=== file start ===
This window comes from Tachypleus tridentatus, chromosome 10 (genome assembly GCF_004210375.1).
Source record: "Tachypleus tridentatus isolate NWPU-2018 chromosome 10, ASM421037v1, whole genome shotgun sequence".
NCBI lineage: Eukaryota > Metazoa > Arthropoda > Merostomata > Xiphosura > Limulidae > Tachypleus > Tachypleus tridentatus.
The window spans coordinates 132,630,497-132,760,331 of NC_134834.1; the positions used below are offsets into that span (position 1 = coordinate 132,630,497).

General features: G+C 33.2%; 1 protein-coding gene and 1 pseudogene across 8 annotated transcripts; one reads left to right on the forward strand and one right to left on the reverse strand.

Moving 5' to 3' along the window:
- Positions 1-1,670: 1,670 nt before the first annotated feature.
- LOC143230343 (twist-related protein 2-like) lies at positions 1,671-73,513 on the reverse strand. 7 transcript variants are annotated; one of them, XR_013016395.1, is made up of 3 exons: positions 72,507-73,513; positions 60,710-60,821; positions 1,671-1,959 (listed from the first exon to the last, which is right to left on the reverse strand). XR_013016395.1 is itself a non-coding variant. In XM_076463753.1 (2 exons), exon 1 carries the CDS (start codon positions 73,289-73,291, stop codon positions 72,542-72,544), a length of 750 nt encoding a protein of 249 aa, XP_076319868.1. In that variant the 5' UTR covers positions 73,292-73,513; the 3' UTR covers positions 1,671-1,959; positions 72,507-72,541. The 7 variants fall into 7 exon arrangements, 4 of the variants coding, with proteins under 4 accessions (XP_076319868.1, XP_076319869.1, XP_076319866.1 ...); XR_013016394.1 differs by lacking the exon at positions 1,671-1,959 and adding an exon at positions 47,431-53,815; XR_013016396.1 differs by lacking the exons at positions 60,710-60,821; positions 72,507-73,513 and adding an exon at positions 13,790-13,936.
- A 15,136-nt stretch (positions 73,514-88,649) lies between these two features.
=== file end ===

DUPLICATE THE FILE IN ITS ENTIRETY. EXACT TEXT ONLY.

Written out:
This window comes from Tachypleus tridentatus, chromosome 10 (genome assembly GCF_004210375.1).
Source record: "Tachypleus tridentatus isolate NWPU-2018 chromosome 10, ASM421037v1, whole genome shotgun sequence".
NCBI lineage: Eukaryota > Metazoa > Arthropoda > Merostomata > Xiphosura > Limulidae > Tachypleus > Tachypleus tridentatus.
The window spans coordinates 132,630,497-132,760,331 of NC_134834.1; the positions used below are offsets into that span (position 1 = coordinate 132,630,497).

General features: G+C 33.2%; 1 protein-coding gene and 1 pseudogene across 8 annotated transcripts; one reads left to right on the forward strand and one right to left on the reverse strand.

Moving 5' to 3' along the window:
- Positions 1-1,670: 1,670 nt before the first annotated feature.
- LOC143230343 (twist-related protein 2-like) lies at positions 1,671-73,513 on the reverse strand. 7 transcript variants are annotated; one of them, XR_013016395.1, is made up of 3 exons: positions 72,507-73,513; positions 60,710-60,821; positions 1,671-1,959 (listed from the first exon to the last, which is right to left on the reverse strand). XR_013016395.1 is itself a non-coding variant. In XM_076463753.1 (2 exons), exon 1 carries the CDS (start codon positions 73,289-73,291, stop codon positions 72,542-72,544), a length of 750 nt encoding a protein of 249 aa, XP_076319868.1. In that variant the 5' UTR covers positions 73,292-73,513; the 3' UTR covers positions 1,671-1,959; positions 72,507-72,541. The 7 variants fall into 7 exon arrangements, 4 of the variants coding, with proteins under 4 accessions (XP_076319868.1, XP_076319869.1, XP_076319866.1 ...); XR_013016394.1 differs by lacking the exon at positions 1,671-1,959 and adding an exon at positions 47,431-53,815; XR_013016396.1 differs by lacking the exons at positions 60,710-60,821; positions 72,507-73,513 and adding an exon at positions 13,790-13,936.
- A 15,136-nt stretch (positions 73,514-88,649) lies between these two features.